How to Draft a Credit Management Strategy

  • A solid credit management strategy is a prerequisite for ensuring stable liquidity of a firm. A credit management policy offers various benefits like enhanced credit rating and a strong cash position. It also helps in alleviating risks of non-payment, refused shipments and customer bankruptcy.

    The difficulty in this process is the drafting of the strategy. Most large corporates and SMEs avail the services of a credit management agency to manage their credit. However, if you still need some help in formulating a credit management strategy, here are the basic factors to consider: (Information Credit – https://www.accountability.co.za/group/quality_services.php)

     

    1. Studying the Market Terms – Every market is unique and operates in a different way. You will have to study the market and the trends of payment to establish a strategy that does not go against the norms of the market. You can easily collect such information by interacting with banks and credit institutions. If the market is open, you can enforce any norms you wish. However, if the market has a set of standard terms, you will have to enforce norms that are in line with the market trends.

     

    2. Customer Checks – Probably the most important part of a policy is its enforceability. Conduct thorough background checks and study the payment history of your customers. Ask questions like – are they slow payers? Do they conform to market payment practices? This will help you in establishing terms of payment that the customers can easily comply with. This will help in diminishing the likelihood of non-payment.

     

    3. Risk Capacity – The primary defining factor of a credit policy is the company’s ability to take risks. If you can take up significant risks, you might allow a longer credit period to the customers. Alternately, if you cannot take up risks, it is advisable to keep the credit terms as short as possible, and within the domestic environment.

     

    4. Operational Strength – Another important element to consider is the operational strength of the organisation. When determining the credit period, you must consider the time taken for the goods to be transported and delivered to the customers. Many organisations consider the credit period from the date of delivery of goods to solve this problem. The time needed to process the invoice and collect the payment should be also considered by you.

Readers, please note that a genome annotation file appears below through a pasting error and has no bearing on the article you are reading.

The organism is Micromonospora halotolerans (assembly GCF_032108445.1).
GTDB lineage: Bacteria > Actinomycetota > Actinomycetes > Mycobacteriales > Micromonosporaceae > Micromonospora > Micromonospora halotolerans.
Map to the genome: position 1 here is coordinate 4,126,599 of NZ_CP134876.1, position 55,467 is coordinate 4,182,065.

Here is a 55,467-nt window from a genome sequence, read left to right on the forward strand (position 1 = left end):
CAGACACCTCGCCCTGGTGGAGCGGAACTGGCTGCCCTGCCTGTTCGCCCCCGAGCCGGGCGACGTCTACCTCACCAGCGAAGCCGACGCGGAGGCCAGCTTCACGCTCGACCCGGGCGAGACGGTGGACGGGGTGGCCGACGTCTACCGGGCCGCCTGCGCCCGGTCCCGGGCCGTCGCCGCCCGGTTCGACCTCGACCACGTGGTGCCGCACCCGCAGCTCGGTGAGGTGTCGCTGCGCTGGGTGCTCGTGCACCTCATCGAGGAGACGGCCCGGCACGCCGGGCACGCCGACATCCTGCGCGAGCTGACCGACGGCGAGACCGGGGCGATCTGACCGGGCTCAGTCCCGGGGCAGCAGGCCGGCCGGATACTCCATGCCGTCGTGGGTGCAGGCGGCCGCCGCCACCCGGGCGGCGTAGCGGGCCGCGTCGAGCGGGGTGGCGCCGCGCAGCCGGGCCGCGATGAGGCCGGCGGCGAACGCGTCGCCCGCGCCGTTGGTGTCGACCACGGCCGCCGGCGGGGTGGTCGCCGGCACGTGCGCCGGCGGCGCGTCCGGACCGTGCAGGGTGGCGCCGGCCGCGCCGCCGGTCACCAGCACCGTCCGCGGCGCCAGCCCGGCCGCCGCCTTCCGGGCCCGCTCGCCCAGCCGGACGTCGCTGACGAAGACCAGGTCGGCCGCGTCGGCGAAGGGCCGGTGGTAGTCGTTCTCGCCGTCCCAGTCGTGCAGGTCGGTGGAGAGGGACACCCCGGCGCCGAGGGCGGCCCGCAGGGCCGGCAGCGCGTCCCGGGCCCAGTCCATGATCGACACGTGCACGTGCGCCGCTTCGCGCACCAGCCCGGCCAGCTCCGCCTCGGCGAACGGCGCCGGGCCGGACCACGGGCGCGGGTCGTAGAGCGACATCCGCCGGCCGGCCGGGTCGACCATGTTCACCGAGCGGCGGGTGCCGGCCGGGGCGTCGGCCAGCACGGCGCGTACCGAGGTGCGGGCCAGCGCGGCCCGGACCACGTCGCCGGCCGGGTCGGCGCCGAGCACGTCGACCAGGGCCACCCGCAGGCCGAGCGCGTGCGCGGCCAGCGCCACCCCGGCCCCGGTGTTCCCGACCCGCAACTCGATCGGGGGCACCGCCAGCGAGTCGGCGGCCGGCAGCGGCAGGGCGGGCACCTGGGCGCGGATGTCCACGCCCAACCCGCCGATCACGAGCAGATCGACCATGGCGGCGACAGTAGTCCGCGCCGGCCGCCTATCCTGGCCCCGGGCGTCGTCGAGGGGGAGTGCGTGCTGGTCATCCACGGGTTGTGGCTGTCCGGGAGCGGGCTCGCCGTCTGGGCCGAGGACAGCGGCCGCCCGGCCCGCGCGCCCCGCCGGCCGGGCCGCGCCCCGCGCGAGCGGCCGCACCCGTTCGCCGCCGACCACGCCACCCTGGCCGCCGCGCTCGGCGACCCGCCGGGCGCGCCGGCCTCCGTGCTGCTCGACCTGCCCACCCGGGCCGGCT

5. Provision for Non-Payment – In the event of non-payment, your credit policy should clearly state the provisions and the possible events. This will give your customer a clear idea of what are the legal steps you might take against them. You will also need to consider the possible options for you like litigation, out of court settlement etc., to be able to effectively draft your strategy.

     

    6. Current Market Scenario – Lastly, you will also have to consider the current condition of your market. Factors like the political scenario can play a huge role in determining the level of support you can expect from the government. Also, if you are operating in a less established market, you must keep your credit period short and proceed with caution.

     

    After careful consideration of the above factors, you will be able to draft a functional credit management policy that will ultimately increase the profit-making of the company and prove instrumental in generating more sales.

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